Last year I made some predictions for 2010. I commented that there were many "Easy Predictions" and those, for the most part, came true. Let's see how I did on my predictions for 2010 and try to predict what will happen in 2011. I also have some predictions for 2011 that are related to IPv6 adoption, as 2011 will be an important year for IPv6.
The "Easy Predictions" did come true. Green computing grew in importance as energy costs continued to rise. Data center and server consolidation continued and organizations started to move to unified computing systems. Many innovations for the data center were created (TRILL, FabricPath, PortLand) and we now see more converged enhanced Ethernet (data center bridging) deployments. We have witnessed more enterprises moving toward cloud services and SaaS offerings despite security considerations. Following are the status of the other 2010 predictions I made.
IPv4 Address Depletion
It was also easy to predict that IPv4 address depletion would occur. This event has been long anticipated and tracked by many experts who created mathematical models to predict the end of the global IPv4 address pools. The IPv4 Address Exhaustion Counters are now showing 2% remaining. There are only 7 /8-equivalent blocks left, 2 will be allocated to the regional registries next in line and the final 5 will instantly be assigned to the 5 regional registries. At that point the well will be dry and we will need to live off of the water in the bucket. However, no one ever claimed that the water at the bottom of the well was fit to drink.
I must admit that I was premature with my prediction that we would see more "double-NATing" in 2010. Large ISPs have not yet deployed their CGN/LSN/NAT444 systems. It takes time for the IETF to create agreed-upon standards for these new technologies. It takes time for the vendors to develop viable solutions and it takes time for service providers to deploy those systems in a scalable and maintainable way. However, we can be certain that IPv4 application performance will degrade with the use of these systems. Maybe this will occur in 2011 and subscribers will start to notice the effects of NAT444. The "killer app" for IPv6 may in fact be better Internet performance than IPv4's multiple layers of NAT.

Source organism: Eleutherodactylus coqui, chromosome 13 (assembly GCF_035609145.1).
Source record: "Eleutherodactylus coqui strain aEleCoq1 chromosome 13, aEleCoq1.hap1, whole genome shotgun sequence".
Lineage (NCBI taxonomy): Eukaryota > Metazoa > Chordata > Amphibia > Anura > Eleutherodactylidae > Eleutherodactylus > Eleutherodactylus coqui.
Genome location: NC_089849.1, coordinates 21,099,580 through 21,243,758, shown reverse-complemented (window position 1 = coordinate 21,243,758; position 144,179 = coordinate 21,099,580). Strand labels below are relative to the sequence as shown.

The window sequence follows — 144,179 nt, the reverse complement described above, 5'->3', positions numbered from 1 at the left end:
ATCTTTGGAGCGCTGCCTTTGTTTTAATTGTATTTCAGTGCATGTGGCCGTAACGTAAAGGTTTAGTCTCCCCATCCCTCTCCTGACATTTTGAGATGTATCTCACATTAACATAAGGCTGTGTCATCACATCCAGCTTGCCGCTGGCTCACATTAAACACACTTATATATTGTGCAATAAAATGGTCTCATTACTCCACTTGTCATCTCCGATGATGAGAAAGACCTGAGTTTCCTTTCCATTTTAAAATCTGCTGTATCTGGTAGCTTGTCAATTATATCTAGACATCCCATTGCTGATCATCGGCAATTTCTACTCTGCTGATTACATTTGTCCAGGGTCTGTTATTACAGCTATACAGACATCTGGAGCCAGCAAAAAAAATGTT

IPv6 Internet Traffic Growth
I predicted that IPv6 Internet traffic would triple. However, this is difficult to measure and is based on your point of measurement. I believe that this prediction came true when Google moved YouTube to IPv6 and many of the torrent systems started permitting IPv6 connections. There are a handful of sites that can give us a glimpse into the growth of IPv6 usage around the world.
IPv6 Routing Table Growth
We have seen a growth in the IPv6 routing table in 2010. I predicted that the number of IPv6 Internet routes will increase to 3000. I got this one right as the current number of IPv6 prefixes are over 4000 and closing in on 5000 IPv6 Prefixes. There are now over 3000 Autonomous Systems that are announcing IPv6 prefixes.
IPv6 Training Will Become Popular
There has been a shortage of good-quality IPv6 training in North America and there are many who are hungry to learn about IPv6. However, Cisco has recently refined their IPv6 Fundamentals, Design and Deployment (IP6FD) and come out with version 3.0 of this training class. The fact that Cisco updated its class is an indication that Cisco anticipates that investment in IPv6 training will pay dividends. Cisco Authorized Training Partners are just now starting to get ramped up to start teaching this class so watch out for this class in the near future.